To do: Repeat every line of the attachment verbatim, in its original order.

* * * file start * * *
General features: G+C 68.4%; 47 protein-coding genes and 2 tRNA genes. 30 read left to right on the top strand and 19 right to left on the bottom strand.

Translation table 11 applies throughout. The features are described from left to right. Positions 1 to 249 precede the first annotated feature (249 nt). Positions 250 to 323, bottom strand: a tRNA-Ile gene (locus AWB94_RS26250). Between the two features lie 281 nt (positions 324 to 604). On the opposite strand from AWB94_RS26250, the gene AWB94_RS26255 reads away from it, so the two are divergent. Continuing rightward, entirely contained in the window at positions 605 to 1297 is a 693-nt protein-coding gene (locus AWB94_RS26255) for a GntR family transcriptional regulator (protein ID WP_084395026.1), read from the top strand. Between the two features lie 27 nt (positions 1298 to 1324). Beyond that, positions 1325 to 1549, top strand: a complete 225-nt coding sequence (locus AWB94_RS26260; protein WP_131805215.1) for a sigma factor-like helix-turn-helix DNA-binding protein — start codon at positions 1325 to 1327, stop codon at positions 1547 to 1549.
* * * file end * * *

General features: G+C 68.4%; 47 protein-coding genes and 2 tRNA genes. 30 read left to right on the top strand and 19 right to left on the bottom strand.

Translation table 11 applies throughout. The features are described from left to right. Positions 1 to 249 precede the first annotated feature (249 nt). Positions 250 to 323, bottom strand: a tRNA-Ile gene (locus AWB94_RS26250). Between the two features lie 281 nt (positions 324 to 604). On the opposite strand from AWB94_RS26250, the gene AWB94_RS26255 reads away from it, so the two are divergent. Continuing rightward, entirely contained in the window at positions 605 to 1297 is a 693-nt protein-coding gene (locus AWB94_RS26255) for a GntR family transcriptional regulator (protein ID WP_084395026.1), read from the top strand. Between the two features lie 27 nt (positions 1298 to 1324). Beyond that, positions 1325 to 1549, top strand: a complete 225-nt coding sequence (locus AWB94_RS26260; protein WP_131805215.1) for a sigma factor-like helix-turn-helix DNA-binding protein — start codon at positions 1325 to 1327, stop codon at positions 1547 to 1549.